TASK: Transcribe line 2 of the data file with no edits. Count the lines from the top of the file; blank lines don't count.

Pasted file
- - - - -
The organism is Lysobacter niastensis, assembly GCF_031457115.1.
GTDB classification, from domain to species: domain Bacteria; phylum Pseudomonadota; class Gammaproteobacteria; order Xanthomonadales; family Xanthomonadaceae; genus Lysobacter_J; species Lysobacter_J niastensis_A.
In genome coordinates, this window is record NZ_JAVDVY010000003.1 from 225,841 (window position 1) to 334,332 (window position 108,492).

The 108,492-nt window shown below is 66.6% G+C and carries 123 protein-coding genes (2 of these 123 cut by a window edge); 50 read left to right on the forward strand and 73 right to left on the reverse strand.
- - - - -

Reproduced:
GTDB classification, from domain to species: domain Bacteria; phylum Pseudomonadota; class Gammaproteobacteria; order Xanthomonadales; family Xanthomonadaceae; genus Lysobacter_J; species Lysobacter_J niastensis_A.